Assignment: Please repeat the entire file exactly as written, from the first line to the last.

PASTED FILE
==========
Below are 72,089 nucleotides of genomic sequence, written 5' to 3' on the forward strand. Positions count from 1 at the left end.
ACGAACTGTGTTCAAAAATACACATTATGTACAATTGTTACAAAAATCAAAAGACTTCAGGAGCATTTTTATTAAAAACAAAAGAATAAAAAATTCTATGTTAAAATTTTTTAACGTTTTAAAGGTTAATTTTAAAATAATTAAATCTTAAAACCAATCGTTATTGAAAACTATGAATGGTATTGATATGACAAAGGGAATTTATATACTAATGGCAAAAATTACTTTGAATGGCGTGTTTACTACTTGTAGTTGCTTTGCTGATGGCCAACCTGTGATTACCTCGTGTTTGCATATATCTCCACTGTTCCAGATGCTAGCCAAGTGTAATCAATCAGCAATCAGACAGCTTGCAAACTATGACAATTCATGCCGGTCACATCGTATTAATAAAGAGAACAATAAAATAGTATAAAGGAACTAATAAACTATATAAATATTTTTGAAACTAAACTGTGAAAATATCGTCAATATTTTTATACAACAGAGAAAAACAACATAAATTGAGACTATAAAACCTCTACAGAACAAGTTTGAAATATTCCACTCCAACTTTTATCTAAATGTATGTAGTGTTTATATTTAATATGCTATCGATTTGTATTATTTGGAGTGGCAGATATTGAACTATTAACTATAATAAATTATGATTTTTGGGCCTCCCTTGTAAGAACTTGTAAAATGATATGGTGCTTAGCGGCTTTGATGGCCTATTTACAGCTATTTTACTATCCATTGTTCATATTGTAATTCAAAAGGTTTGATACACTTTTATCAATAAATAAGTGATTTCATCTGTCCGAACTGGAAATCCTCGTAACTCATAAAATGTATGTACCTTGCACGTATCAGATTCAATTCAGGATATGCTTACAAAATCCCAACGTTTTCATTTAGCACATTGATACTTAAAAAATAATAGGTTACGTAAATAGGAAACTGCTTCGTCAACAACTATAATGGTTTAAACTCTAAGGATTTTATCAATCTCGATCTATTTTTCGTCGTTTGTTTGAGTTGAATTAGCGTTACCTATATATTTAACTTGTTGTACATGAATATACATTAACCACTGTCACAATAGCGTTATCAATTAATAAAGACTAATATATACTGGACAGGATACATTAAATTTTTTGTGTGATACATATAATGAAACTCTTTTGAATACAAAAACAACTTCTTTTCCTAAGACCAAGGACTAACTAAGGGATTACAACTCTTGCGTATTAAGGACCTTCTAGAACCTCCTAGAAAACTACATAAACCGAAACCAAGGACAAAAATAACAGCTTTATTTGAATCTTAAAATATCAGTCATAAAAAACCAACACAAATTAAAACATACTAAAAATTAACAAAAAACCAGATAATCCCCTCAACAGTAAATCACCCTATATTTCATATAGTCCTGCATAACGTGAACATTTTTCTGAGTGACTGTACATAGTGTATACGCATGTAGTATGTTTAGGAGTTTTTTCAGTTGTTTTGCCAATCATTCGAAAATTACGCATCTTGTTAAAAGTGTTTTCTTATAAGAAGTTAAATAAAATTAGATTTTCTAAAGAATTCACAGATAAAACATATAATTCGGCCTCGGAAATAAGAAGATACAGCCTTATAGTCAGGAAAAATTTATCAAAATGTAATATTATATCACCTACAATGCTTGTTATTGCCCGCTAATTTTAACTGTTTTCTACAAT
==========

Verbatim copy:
Below are 72,089 nucleotides of genomic sequence, written 5' to 3' on the forward strand. Positions count from 1 at the left end.
ACGAACTGTGTTCAAAAATACACATTATGTACAATTGTTACAAAAATCAAAAGACTTCAGGAGCATTTTTATTAAAAACAAAAGAATAAAAAATTCTATGTTAAAATTTTTTAACGTTTTAAAGGTTAATTTTAAAATAATTAAATCTTAAAACCAATCGTTATTGAAAACTATGAATGGTATTGATATGACAAAGGGAATTTATATACTAATGGCAAAAATTACTTTGAATGGCGTGTTTACTACTTGTAGTTGCTTTGCTGATGGCCAACCTGTGATTACCTCGTGTTTGCATATATCTCCACTGTTCCAGATGCTAGCCAAGTGTAATCAATCAGCAATCAGACAGCTTGCAAACTATGACAATTCATGCCGGTCACATCGTATTAATAAAGAGAACAATAAAATAGTATAAAGGAACTAATAAACTATATAAATATTTTTGAAACTAAACTGTGAAAATATCGTCAATATTTTTATACAACAGAGAAAAACAACATAAATTGAGACTATAAAACCTCTACAGAACAAGTTTGAAATATTCCACTCCAACTTTTATCTAAATGTATGTAGTGTTTATATTTAATATGCTATCGATTTGTATTATTTGGAGTGGCAGATATTGAACTATTAACTATAATAAATTATGATTTTTGGGCCTCCCTTGTAAGAACTTGTAAAATGATATGGTGCTTAGCGGCTTTGATGGCCTATTTACAGCTATTTTACTATCCATTGTTCATATTGTAATTCAAAAGGTTTGATACACTTTTATCAATAAATAAGTGATTTCATCTGTCCGAACTGGAAATCCTCGTAACTCATAAAATGTATGTACCTTGCACGTATCAGATTCAATTCAGGATATGCTTACAAAATCCCAACGTTTTCATTTAGCACATTGATACTTAAAAAATAATAGGTTACGTAAATAGGAAACTGCTTCGTCAACAACTATAATGGTTTAAACTCTAAGGATTTTATCAATCTCGATCTATTTTTCGTCGTTTGTTTGAGTTGAATTAGCGTTACCTATATATTTAACTTGTTGTACATGAATATACATTAACCACTGTCACAATAGCGTTATCAATTAATAAAGACTAATATATACTGGACAGGATACATTAAATTTTTTGTGTGATACATATAATGAAACTCTTTTGAATACAAAAACAACTTCTTTTCCTAAGACCAAGGACTAACTAAGGGATTACAACTCTTGCGTATTAAGGACCTTCTAGAACCTCCTAGAAAACTACATAAACCGAAACCAAGGACAAAAATAACAGCTTTATTTGAATCTTAAAATATCAGTCATAAAAAACCAACACAAATTAAAACATACTAAAAATTAACAAAAAACCAGATAATCCCCTCAACAGTAAATCACCCTATATTTCATATAGTCCTGCATAACGTGAACATTTTTCTGAGTGACTGTACATAGTGTATACGCATGTAGTATGTTTAGGAGTTTTTTCAGTTGTTTTGCCAATCATTCGAAAATTACGCATCTTGTTAAAAGTGTTTTCTTATAAGAAGTTAAATAAAATTAGATTTTCTAAAGAATTCACAGATAAAACATATAATTCGGCCTCGGAAATAAGAAGATACAGCCTTATAGTCAGGAAAAATTTATCAAAATGTAATATTATATCACCTACAATGCTTGTTATTGCCCGCTAATTTTAACTGTTTTCTACAAT